"During Mr Schlimbach's stay in Germany he interested a number of the wealthy class in Texas among them was Bethman von Holweg, von Jarra von Gaeburg, von Graeling, and others. Some from up North also became interested a Mr Bernhard and H. Weibush of St Louis a cousin of my father. Also a brother of Von Holweg came over in the summer of 1884. The following are some of the names of those who came and joined this colony soon after, that is within the next few years.

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"They were Fleischaur, Kuehl, Mitscher, Ballman, Dyck, Beck, Ludwig, Denke, And Max von Holweg whom I have already mentioned, a brother of Bethman von Holweg came in the summer of 1884 and bought his first tract of land in the fall. This tract was about four miles south-east of the present town of Perry. Holweg was a bachelor and he brought with him H. Ludwig who was his body-guard over in Germany.

"Holweg at once built a nice house and improved his farm and hired a man to cook and keep house. This same fall he bought 200 acres more and improved it and in the coming spring he had the Dyck family to come over from Germany and as the oldest girl of this family was engaged to Ludwig they married and moved into the house, and later Holweg made them a present of the 200 acres he bought in the spring.

"From 1885 to 1893 von Holweg bought 14 more places, most of them were east of the town of Otto and eight miles south of Mart. He cut this land into small farms and sold it to the Germans on long terms. I wish to mention here that, like Schlimbach , von Holweg spent weeks in the home of my parents while his house was being built. He was a highly educated man but plain in his ways. When he visited in our home after he had moved to the one he built my mother always cooked potato soup for him.

"There is a story of disappointed affection in this Holwegs leaving Germany. In those days they did not defy the custom as now. He was born in the higher class and his sweetheart was a commoner, and so it was out of the question then for them to get married, so he came to

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Texas to forget his disappointment and to find a new interest in life. This he did in helping the German colonist to found their new homes and to aid them while doing this. He never married and his nephew who was the son of the Chancellor of Germany during the World War, came over to look after the property on the death of Max von Holweg . The nephew made Mr Hermann Seimers the manager and at Mr Seimers death Mr Otto Rau became the manager, since Mr Rau's death his son-in-law Louis Holse has charge of the property that has not been sold.

"I must tell you about one more man that von Holweg helped, and that was William Hommell who came to Falls county in 1882, a single man, but soon married. On the recommendation of my father von Holweg employed him and soon made him manager of one of the farms at or near Otto . Hommell made good with Holweg and so when Holweg made one of his trips to Germany he gave the farm that Hommell was manager of to him, thus showing the generosity of the man.

"During the large immigration from 1880 to 1885 of Germans to this community, many people came here from Falls and McLennan County who belonged to the Lutheran church.

In 1882 a small congregation was organized under the direction of Rev. J.J. [Frinklein?] who served until 1884. In 1883 the Lutherans built their first church. In 1888 the church being too small the congregation built a larger one under the leadership of Rev. Wunderlich who served this congregation from 1884 until 1890. So out of the small beginning of 1873 we have what is called the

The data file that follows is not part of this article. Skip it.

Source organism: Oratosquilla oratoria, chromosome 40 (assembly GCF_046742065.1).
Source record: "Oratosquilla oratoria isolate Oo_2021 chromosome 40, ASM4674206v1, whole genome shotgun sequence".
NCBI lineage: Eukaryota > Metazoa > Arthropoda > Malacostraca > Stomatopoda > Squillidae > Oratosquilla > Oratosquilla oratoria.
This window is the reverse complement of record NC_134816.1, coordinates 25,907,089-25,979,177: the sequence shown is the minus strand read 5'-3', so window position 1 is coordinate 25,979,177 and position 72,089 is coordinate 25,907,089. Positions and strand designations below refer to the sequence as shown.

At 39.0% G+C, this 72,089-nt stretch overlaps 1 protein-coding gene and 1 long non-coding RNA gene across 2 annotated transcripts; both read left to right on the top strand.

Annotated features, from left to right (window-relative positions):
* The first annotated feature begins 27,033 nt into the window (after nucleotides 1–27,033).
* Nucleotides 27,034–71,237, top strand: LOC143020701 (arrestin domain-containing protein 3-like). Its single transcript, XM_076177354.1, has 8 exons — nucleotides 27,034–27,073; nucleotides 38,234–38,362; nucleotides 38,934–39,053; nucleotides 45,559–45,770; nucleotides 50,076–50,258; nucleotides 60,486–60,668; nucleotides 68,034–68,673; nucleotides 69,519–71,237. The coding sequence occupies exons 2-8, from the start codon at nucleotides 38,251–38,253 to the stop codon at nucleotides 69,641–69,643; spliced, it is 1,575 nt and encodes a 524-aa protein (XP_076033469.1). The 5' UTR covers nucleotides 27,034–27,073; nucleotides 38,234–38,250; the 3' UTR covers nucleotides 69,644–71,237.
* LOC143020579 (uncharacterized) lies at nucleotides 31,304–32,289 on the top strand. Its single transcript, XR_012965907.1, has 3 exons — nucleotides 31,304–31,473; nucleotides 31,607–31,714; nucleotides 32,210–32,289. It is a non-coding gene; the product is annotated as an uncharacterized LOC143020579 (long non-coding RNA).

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German community located in the northern part of Falls and the south-east part of McLennan County. In addition to the names of those already given, the following came here at a later day. Bluhm, Ebner, Pauling , Hamg, Holze, Pope, Bletsch,

Hartman, Weigand, Ernst, Hander Grusendorf, H. Pothoff and R. Bernhausen.

"I mentioned before a cousin of my fathers, Weibush of St Louis. He become interested in land here and in 1884 bought a tract, and it is this tract that the town of Riesel was located. He sent his son Henry down to take charge but to this city boy the country was too wild and he would not stay. daughter of my uncle still owns from 30 to 40 lots in the town and I look after them.

"I married Aline Theiss in 1891 at the age of 18 years. We have three children, Walter who lives in Houston and is manager of the Gulf Brewing Co. Mrs Carl Toastman Riesel, and Charles of New York, who is doing research work for the Bell labratories. And now if you will pardon me and be patient will try to tell you a few of my own experiences of the early days of which I have been giving you the story of the other fellow.

While sitting here only about one and a half miles from the place where my parents settled in 1879 I cannot but marvel at the changes time has brought. The vast prairie on the east side of the railroad from Harrison Switch to Riesel and on to Marlin all gone and in the place of this prairie are the beautiful farms with the valleys dotted with timber. The little city of Riesel lying in the midst of this farming country, with its beautiful homes, good streets, good schools and fine churches.

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In the bottom west of the railroad from Waco to Marlin where we boys had a fine hunting ground for wolves, foxes, coons, opossums and all kinds of the feathered tribe it is also settled with nice homes and turned into farms. Another look backward into memories page I can see the boy that was myself as he trudged the five miles to school. And what a school house An old building built of scrap lumber with about sixteen or eighteen cracks in the walls which a handle of a hoe could be run thro', and a door which would not shut half the time